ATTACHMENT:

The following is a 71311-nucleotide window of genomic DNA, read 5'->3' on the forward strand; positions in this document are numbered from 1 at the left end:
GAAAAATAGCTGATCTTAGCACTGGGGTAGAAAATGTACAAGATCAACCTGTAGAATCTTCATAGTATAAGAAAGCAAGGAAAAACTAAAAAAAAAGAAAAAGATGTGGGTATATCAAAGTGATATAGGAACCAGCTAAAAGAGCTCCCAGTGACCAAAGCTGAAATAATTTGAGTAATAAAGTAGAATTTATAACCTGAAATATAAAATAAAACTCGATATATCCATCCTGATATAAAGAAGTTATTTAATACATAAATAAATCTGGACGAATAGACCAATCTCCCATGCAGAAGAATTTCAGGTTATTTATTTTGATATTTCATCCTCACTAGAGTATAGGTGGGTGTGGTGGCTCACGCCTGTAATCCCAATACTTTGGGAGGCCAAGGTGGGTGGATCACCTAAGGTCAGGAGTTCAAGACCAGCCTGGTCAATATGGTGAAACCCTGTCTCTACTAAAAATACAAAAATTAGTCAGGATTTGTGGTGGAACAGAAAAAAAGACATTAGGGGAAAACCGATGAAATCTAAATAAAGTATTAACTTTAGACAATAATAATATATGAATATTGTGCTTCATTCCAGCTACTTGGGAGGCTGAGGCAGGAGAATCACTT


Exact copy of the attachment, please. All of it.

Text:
The following is a 71311-nucleotide window of genomic DNA, read 5'->3' on the forward strand; positions in this document are numbered from 1 at the left end:
GAAAAATAGCTGATCTTAGCACTGGGGTAGAAAATGTACAAGATCAACCTGTAGAATCTTCATAGTATAAGAAAGCAAGGAAAAACTAAAAAAAAAGAAAAAGATGTGGGTATATCAAAGTGATATAGGAACCAGCTAAAAGAGCTCCCAGTGACCAAAGCTGAAATAATTTGAGTAATAAAGTAGAATTTATAACCTGAAATATAAAATAAAACTCGATATATCCATCCTGATATAAAGAAGTTATTTAATACATAAATAAATCTGGACGAATAGACCAATCTCCCATGCAGAAGAATTTCAGGTTATTTATTTTGATATTTCATCCTCACTAGAGTATAGGTGGGTGTGGTGGCTCACGCCTGTAATCCCAATACTTTGGGAGGCCAAGGTGGGTGGATCACCTAAGGTCAGGAGTTCAAGACCAGCCTGGTCAATATGGTGAAACCCTGTCTCTACTAAAAATACAAAAATTAGTCAGGATTTGTGGTGGAACAGAAAAAAAGACATTAGGGGAAAACCGATGAAATCTAAATAAAGTATTAACTTTAGACAATAATAATATATGAATATTGTGCTTCATTCCAGCTACTTGGGAGGCTGAGGCAGGAGAATCACTT